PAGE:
• Put magnetic letters (or something similar) bag so your child has to feel for the shape of the sound you are asking for
  • Play pairs or snap to aid instant recognition of the letter shapes
  • Play I’m thinking of a letter shape. “It has a round tummy and a stick to one side. It looks like an apple (use Read Write Inc shapes)…”
  • Use playdough to make letter shapes

To aid recognition of the letter sounds

  • Find objects beginning with that sound around the house and whilst out and about
  • Play I spy with my little eye something beginning/ ending/ containing with the sound…
  • Have a sound of the day and see who can be the first between you to find an object with that sound
  • Write the sounds on toys (duplo/footballs/bath toys) so your child sees the sounds through play
  • Write the sounds on plastic fish and go fishing for sounds at bath time
  • Have a selection of sounds in different corners of the room and ask your child to run to the sound corner

Blending for reading

  • Use robot talk when talking to your child “can you pass me the c-a-t?” They could also speak back to you in robot talk.
  • Having tricky words from the text on flashcards and cut them into the sounds they make using wavy lines. They must piece the words back together to complete the jigsaw saying the sounds in order as s/he fixes it back together
  • Use sound buttons when s/he meets a tricky word that can be sounded out (dots below each letter or letters that make a sound)

Segmenting for writing

  • Have words written on paper. They must cut the words into the sound segments
  • When you are saying the words elongate the middle sound
  • Do not worry if all the spelling is correct – the main focus is the sounds s/he hears
  • Say the sentence before writing several times, count the words, discuss where finger spaces are
  • After saying the sentence s/he will write, the adult should draw a line for each word (varying the length of the line according to the length of the word)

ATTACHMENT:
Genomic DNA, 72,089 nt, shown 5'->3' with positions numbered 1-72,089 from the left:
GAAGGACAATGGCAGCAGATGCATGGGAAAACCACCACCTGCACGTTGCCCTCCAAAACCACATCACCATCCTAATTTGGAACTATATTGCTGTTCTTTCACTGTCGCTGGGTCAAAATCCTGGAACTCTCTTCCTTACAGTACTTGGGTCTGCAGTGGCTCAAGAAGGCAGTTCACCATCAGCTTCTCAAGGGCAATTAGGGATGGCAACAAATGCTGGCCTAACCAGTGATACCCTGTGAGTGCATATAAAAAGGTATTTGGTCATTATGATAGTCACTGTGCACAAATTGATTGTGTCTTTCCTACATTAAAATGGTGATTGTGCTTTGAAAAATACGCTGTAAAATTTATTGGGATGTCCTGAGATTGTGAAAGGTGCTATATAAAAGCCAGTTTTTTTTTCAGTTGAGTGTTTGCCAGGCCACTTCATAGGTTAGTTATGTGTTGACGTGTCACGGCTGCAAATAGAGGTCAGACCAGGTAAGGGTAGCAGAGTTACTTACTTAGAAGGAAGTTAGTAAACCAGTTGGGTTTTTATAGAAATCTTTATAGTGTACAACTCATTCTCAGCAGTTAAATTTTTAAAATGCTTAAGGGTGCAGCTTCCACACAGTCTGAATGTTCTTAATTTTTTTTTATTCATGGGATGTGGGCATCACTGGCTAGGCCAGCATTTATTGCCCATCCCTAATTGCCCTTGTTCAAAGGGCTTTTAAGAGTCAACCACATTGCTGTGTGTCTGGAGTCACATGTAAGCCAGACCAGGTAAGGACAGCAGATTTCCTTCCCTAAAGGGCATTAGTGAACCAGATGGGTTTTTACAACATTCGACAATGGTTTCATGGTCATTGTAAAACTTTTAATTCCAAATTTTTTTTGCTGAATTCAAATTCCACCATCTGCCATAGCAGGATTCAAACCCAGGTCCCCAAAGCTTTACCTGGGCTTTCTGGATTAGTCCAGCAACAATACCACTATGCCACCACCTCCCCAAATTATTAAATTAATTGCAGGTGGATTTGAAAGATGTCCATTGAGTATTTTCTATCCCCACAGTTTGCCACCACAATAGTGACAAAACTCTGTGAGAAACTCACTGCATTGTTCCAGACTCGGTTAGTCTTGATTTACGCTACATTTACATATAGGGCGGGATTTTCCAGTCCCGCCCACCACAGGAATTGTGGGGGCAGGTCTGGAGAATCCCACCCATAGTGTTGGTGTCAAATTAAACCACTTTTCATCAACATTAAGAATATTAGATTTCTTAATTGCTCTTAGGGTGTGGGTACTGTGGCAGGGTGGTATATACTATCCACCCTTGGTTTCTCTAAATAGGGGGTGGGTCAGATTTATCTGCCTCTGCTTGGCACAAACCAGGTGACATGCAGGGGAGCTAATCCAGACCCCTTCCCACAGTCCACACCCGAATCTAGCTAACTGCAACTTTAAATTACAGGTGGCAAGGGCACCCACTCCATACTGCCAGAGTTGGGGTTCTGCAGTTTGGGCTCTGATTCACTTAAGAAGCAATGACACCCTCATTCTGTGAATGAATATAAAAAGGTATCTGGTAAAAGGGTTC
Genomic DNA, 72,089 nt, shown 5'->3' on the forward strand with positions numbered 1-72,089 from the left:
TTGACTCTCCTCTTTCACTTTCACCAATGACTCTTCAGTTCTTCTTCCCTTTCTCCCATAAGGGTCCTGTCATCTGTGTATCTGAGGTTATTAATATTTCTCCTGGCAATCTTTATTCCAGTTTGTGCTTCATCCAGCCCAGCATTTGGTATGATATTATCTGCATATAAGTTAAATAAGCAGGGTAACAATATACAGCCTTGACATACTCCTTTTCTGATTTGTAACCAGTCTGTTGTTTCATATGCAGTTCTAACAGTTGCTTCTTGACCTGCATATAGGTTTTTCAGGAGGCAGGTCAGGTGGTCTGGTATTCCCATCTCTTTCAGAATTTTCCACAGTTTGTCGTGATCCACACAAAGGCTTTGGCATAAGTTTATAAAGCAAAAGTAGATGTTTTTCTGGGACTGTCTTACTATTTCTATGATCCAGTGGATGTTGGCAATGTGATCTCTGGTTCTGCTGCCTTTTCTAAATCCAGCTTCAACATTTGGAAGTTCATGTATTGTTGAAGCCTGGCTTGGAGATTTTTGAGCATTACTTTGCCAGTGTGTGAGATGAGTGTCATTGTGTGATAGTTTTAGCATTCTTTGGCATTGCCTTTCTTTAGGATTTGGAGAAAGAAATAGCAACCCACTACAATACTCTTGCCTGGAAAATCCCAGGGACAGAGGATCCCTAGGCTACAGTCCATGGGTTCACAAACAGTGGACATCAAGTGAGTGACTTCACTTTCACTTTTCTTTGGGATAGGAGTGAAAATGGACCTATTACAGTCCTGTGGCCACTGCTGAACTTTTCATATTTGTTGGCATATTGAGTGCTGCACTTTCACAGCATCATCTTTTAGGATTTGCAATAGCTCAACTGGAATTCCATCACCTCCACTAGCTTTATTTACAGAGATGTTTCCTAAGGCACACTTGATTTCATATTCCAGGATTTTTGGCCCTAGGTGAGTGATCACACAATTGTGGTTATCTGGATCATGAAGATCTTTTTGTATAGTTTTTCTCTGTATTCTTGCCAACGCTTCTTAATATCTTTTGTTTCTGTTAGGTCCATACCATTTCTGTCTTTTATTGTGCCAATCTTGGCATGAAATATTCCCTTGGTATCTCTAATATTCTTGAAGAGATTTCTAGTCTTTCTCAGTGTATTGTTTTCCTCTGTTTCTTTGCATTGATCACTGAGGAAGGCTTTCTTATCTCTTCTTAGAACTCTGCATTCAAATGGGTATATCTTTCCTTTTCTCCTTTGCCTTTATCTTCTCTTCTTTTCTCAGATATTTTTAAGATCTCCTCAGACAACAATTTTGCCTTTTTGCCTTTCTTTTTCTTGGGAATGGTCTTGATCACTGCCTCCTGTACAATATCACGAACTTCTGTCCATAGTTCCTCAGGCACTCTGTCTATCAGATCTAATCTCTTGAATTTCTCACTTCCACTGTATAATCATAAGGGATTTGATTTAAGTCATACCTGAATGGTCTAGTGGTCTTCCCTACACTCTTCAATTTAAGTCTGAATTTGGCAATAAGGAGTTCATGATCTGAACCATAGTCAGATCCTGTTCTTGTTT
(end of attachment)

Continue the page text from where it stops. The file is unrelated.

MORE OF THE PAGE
• Use the Read Write Inc flashcards to make words practically
  • Make words out of playdough/ alphabetti spaghetti/ other malleable items
  • Label items around the house on post-its

Rapid word recognition/recall

  • Whack-a-word – have words on flashcards and see who is the first/how quickly s/he can whack the word you say.
  • Have words on flashcards and ask them to jump onto the stepping stone with the word you say
  • Have words scribed on footballs/ toys s/he plays with
  • Pick out the tricky words in a reading book – play matching games, snap, simple word search around the house for hidden words “what words can you find?”

Other useful tools

  • Visit the library to encourage your child to choose a book s/he would like to read about
  • Daily reading at home
  • Spotting signs when out and about – who can find one that says…?
  • Fun places to read – where is the most unusual place you can find to read?
  • Story time where you share books together for enjoyment – talk about books you enjoyed when you were little.
  • Read packets of food (e.g. jokes on penguin wrappers!), texts, emails, child-friendly internet pages etc. to show reading all around us
  • There are many useful iPad resources that can be helpful including Pocket Phonics

Useful websites

http://www.letters-and-sounds.com

http://www.phonicsplay.co.uk